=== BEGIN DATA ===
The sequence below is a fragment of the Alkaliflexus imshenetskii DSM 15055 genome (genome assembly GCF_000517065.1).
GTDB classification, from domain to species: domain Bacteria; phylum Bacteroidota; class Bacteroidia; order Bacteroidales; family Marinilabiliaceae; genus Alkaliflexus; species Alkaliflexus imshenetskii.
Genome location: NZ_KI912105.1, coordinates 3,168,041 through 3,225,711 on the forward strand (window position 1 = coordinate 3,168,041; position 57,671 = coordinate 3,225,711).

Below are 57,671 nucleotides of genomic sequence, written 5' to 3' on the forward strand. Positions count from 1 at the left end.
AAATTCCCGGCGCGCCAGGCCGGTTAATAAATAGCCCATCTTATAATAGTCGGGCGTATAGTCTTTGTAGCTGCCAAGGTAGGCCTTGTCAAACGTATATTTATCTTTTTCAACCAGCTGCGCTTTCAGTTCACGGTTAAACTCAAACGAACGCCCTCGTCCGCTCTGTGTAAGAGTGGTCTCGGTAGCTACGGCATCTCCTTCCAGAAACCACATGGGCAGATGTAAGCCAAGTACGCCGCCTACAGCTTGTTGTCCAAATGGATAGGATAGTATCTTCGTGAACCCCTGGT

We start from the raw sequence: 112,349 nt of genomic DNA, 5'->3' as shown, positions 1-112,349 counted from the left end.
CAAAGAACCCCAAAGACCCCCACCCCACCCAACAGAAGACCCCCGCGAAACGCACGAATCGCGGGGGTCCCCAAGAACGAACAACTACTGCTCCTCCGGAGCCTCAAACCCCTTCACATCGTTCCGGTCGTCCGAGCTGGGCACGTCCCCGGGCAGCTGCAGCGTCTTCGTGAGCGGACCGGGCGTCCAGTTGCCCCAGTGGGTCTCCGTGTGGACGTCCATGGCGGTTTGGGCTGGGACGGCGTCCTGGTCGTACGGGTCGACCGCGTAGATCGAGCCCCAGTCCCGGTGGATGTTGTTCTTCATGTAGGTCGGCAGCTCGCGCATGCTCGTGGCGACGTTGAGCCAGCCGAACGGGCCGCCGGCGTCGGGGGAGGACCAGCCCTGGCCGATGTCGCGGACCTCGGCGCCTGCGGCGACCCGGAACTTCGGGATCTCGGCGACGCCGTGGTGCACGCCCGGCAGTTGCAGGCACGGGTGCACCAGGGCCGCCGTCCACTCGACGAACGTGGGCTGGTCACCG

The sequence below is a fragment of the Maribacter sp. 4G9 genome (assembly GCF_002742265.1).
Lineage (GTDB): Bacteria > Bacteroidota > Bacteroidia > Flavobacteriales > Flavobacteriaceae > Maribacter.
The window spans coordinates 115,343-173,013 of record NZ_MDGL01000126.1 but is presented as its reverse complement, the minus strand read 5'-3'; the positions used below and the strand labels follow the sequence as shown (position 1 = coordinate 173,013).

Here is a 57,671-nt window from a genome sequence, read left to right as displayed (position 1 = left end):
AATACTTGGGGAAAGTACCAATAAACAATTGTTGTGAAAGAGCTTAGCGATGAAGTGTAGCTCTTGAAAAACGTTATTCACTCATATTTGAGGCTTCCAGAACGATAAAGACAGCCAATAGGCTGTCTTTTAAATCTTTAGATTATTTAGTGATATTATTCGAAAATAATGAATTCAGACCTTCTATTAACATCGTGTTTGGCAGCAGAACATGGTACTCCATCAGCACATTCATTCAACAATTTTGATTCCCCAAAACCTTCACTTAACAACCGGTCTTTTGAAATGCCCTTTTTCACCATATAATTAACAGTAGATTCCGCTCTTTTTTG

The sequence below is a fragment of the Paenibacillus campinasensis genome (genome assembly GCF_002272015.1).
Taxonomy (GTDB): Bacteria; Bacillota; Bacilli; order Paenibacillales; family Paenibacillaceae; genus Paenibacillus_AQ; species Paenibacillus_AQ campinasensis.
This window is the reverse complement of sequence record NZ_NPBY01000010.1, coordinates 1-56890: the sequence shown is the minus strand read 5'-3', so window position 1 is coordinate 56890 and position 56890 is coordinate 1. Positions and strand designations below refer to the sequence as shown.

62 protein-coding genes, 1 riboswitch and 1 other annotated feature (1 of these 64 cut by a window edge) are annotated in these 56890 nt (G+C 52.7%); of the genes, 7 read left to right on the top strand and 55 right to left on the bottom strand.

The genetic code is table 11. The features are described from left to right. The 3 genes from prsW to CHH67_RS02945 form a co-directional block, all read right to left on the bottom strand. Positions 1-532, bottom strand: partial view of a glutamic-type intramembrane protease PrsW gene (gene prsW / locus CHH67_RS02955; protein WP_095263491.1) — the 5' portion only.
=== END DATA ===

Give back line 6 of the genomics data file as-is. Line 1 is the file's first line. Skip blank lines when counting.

We start from the raw sequence: 112,349 nt of genomic DNA, 5'->3' as shown, positions 1-112,349 counted from the left end.